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I've been learning all these laws about Sekefot-doubts, but I'm coming up shy on a basic point. What is considered a Safek? Example:if there are 100 pieces of lettuce and I check all of them and only find one bug on one piece of lettuce, this means that 1/100 are the chances that I'll find another in my next batch of 99%. Is 1/100 a Safek Deroayta or is it just such a small chance that we say the Rov is too overpowering to Oser?

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If anyone understands what I'm trying to ask please edit for others to better understand. –  Hacham Gabriel Sep 10 '13 at 13:30

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Contemporary poskim discuss how to approach statistics -- we tend to work with concepts of mi'ut hamatzui -- a "commonly occurring though less than 50% event", for which we do need to check; vs. mi'ut sh'eino matzui -- a rare event, for which we don't.

Many poskim treat 10% as the cutoff line for mi'ut sh'eino matzui, based on a fascinating application from the laws of Trumah, about when we need to check if wine has spoiled, to laws of sales, regarding the normal spoilage rates of wine in Talmudic times.

Furthermore we have the distinction of ruba d'ita kaman, i.e. we know there is a bug someplace in this bag, vs. ruba d'leita kaman, we know in a theoretical sense that occasionally there are bugs.

Rabbi JD Bleich addresses this in a Tradition article c. 2007: let's assume that 5% of dairy cows are treifot. That means that 5% of cows produce non-kosher milk. Now if I buy a bottle of milk made at a commercial dairy, it was mixed together from many different cows, meaning that on average 5% of this bottle is non-kosher -- and 5% is not batel! Answer: we apply ruba deleita kaman -- the statistic of 5% is an abstract one. Therefore, take any given cow, and we rule: "we assume this cow is kosher. 100%." Take the milk from that cow, and it's kosher. 100%.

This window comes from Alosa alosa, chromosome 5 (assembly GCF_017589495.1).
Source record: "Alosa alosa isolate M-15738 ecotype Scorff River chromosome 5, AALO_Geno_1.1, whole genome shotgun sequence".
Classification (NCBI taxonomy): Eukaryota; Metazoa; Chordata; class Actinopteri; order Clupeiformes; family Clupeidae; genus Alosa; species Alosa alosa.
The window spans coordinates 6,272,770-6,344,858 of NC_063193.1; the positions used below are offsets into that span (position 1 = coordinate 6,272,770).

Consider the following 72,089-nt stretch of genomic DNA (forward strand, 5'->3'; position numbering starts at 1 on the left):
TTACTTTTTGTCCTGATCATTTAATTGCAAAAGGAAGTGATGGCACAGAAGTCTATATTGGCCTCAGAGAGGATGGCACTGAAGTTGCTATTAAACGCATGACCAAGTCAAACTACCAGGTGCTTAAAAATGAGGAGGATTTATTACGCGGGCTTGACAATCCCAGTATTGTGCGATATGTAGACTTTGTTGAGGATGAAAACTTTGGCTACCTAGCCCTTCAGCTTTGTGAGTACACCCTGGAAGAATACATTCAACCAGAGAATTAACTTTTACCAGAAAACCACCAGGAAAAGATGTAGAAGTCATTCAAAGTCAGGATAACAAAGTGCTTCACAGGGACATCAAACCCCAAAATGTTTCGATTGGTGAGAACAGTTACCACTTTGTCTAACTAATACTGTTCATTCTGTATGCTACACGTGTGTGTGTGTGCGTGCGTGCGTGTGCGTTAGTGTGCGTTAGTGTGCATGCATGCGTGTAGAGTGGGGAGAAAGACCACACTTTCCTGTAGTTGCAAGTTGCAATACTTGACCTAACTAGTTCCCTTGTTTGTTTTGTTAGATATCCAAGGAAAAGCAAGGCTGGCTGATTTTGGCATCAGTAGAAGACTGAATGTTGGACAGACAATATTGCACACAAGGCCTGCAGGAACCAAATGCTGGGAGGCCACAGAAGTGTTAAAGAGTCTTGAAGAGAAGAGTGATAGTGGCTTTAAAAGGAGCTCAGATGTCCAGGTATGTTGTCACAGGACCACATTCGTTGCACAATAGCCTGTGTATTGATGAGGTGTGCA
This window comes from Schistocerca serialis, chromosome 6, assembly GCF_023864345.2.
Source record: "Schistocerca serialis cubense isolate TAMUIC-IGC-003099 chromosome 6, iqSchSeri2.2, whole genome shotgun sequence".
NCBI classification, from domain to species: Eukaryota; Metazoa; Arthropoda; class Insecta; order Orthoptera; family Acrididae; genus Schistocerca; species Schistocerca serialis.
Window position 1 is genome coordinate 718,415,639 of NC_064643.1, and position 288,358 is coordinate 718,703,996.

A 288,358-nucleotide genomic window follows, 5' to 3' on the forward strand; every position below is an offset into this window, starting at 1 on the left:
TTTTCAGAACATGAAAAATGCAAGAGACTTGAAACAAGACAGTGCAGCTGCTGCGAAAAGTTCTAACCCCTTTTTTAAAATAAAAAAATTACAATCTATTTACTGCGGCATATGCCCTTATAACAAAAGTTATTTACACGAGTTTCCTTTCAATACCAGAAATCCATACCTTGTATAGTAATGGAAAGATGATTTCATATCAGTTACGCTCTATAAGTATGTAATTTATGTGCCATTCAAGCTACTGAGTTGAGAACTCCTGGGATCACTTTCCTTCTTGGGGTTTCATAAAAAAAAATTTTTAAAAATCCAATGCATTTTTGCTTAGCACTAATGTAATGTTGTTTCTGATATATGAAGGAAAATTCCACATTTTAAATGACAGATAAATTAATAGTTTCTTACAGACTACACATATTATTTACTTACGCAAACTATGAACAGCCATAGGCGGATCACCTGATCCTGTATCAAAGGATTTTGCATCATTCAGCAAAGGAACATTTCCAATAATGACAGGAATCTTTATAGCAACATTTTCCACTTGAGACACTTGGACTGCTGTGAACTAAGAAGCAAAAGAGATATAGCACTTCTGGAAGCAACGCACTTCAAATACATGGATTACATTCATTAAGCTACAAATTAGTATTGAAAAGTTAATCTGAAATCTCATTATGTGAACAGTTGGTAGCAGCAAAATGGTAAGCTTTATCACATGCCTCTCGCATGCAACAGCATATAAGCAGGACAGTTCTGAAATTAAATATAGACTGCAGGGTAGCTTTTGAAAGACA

Specifically with regards to miut, safek, hazaka and the like as applied to bugs in food, see Rabbi Eitam Henkin's book Lakhem Yihyeh Le-Okhlah.

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Related question: judaism.stackexchange.com/q/27862 –  Fred Sep 10 '13 at 17:00
    
Based on judaism.stackexchange.com/a/57314/9275, perhaps we should interpret the statistical answer in a belief-based sense. In other words, we don't conduct many tests on many lettuces, but instead to establish a 10% safek shiur, we ask, "If I received 1 dollar if there were no bug, but paid 10 dollars if there were a bug, would I consider that a good deal?" In particular, the shiur might be evaluated differently by different people in different situations in a ruba d'leita kaman situation. –  Daniel Moskovich 2 days ago
    
@DanielMoskovich fascinating but I don't think so. If the average human being doesn't KNOW with normal senses that A will cause B, then if he does A on Shabbos and B occurs, that's not called "thoughtful labor" (mileches machsheves). Using my normal human senses, I can't tell whether this bench will dig a hole. Contrast to checking my wine for spoilage or lettuce for bugs -- it's something I certainly could do, but the halacha says I'm not obligated to do so if the probability is sufficiently low. And the Talmudic precedent for that seems to be an objective one. –  Shalom 2 days ago

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